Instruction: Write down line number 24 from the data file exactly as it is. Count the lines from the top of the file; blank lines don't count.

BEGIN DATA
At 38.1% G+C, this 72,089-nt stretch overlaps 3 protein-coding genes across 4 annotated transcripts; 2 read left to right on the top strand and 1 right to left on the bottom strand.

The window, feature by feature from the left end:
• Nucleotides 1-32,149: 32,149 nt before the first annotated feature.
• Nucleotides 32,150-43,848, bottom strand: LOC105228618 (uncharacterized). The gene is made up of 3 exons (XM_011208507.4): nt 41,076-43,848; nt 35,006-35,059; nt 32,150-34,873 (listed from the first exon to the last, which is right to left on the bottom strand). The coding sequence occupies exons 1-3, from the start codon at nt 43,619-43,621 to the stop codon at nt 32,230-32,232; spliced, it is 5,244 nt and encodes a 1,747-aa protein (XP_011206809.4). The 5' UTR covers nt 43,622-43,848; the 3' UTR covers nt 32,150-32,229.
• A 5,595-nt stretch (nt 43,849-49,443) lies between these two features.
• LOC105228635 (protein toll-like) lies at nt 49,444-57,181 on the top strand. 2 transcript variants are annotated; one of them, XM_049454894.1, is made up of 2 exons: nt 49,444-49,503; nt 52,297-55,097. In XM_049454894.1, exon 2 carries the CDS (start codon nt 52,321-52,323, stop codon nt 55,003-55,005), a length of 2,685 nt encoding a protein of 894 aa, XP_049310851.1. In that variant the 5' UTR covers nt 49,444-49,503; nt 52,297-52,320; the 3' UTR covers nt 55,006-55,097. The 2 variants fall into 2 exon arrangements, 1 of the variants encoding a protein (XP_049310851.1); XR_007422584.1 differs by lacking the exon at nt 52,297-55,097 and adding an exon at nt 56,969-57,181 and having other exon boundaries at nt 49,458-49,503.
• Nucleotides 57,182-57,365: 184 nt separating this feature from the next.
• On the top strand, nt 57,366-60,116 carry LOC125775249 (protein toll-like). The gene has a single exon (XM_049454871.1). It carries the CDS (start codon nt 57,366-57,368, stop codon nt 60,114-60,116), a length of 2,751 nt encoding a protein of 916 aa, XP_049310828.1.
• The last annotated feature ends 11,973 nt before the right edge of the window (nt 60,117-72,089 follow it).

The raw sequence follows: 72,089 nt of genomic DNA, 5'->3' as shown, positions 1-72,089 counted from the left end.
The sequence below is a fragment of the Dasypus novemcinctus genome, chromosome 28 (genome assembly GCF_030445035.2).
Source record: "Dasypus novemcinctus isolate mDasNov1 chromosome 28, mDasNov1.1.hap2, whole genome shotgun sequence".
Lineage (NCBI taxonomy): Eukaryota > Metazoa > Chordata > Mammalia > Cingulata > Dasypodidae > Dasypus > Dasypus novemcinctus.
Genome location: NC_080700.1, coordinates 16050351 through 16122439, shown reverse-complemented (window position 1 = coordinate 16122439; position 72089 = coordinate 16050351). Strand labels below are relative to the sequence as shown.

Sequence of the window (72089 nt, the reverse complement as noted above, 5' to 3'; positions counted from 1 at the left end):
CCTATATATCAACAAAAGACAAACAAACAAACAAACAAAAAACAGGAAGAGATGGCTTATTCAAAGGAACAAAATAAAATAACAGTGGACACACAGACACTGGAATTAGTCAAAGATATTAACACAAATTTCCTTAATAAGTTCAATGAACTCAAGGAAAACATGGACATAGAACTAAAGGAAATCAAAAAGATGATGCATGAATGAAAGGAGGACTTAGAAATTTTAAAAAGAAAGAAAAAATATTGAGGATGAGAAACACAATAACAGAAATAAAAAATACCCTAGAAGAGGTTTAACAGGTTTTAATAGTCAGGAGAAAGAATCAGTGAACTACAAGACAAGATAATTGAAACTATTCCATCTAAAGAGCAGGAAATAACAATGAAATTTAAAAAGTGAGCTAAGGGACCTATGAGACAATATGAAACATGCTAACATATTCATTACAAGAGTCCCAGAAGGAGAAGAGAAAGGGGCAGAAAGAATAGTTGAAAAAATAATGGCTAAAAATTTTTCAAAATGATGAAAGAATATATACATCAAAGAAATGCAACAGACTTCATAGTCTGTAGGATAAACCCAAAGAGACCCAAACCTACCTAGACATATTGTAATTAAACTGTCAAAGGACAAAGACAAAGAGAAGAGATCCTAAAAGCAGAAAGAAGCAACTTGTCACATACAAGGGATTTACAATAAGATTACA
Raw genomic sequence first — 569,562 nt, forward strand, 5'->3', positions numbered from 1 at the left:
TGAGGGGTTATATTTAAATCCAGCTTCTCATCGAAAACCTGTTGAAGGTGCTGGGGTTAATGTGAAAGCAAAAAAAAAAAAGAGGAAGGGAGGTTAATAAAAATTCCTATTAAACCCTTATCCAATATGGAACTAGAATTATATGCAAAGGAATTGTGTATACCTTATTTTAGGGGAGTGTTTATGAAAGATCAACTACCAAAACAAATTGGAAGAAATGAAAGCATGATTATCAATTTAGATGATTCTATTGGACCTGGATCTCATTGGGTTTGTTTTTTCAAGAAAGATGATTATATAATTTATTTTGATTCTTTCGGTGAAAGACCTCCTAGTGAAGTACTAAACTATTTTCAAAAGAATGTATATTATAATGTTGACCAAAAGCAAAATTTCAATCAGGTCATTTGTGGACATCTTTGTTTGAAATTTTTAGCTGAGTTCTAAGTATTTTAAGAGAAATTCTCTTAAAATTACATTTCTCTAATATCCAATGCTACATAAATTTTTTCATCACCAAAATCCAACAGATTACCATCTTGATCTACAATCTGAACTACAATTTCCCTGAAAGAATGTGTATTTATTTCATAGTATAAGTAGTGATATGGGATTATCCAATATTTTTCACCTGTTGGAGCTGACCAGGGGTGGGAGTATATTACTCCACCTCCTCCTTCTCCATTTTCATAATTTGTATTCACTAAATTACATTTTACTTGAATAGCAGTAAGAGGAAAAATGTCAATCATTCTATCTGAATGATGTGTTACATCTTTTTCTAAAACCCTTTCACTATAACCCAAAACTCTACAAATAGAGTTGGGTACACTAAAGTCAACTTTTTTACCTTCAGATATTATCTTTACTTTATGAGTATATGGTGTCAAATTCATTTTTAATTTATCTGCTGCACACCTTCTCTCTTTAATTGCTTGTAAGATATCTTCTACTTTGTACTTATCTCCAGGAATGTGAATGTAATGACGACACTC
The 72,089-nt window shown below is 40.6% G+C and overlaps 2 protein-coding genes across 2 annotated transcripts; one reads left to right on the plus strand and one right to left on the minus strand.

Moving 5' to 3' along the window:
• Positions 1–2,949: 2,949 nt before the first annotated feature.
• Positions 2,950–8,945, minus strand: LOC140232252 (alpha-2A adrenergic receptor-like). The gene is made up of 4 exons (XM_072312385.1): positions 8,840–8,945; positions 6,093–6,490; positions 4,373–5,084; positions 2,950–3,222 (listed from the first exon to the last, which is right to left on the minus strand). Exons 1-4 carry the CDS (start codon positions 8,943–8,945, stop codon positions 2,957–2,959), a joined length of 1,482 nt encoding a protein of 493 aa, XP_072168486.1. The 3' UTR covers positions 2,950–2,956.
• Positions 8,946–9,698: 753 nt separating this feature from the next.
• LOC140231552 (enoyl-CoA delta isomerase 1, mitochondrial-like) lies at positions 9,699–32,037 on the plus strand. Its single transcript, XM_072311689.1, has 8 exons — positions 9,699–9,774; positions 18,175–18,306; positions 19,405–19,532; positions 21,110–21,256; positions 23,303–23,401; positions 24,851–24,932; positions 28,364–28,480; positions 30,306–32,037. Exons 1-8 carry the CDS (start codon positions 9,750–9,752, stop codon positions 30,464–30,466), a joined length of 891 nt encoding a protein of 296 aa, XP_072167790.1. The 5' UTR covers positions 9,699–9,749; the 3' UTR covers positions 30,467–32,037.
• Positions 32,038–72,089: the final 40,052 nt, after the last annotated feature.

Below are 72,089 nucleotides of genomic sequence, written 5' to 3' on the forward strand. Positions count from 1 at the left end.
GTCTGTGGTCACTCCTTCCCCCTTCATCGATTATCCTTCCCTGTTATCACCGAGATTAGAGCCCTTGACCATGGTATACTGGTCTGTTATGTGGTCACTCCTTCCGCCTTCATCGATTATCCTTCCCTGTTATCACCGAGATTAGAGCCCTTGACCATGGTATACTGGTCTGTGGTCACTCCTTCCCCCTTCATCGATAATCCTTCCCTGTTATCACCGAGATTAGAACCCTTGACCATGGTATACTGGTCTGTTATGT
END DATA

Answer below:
• LOC140231552 (enoyl-CoA delta isomerase 1, mitochondrial-like) lies at positions 9,699–32,037 on the plus strand. Its single transcript, XM_072311689.1, has 8 exons — positions 9,699–9,774; positions 18,175–18,306; positions 19,405–19,532; positions 21,110–21,256; positions 23,303–23,401; positions 24,851–24,932; positions 28,364–28,480; positions 30,306–32,037. Exons 1-8 carry the CDS (start codon positions 9,750–9,752, stop codon positions 30,464–30,466), a joined length of 891 nt encoding a protein of 296 aa, XP_072167790.1. The 5' UTR covers positions 9,699–9,749; the 3' UTR covers positions 30,467–32,037.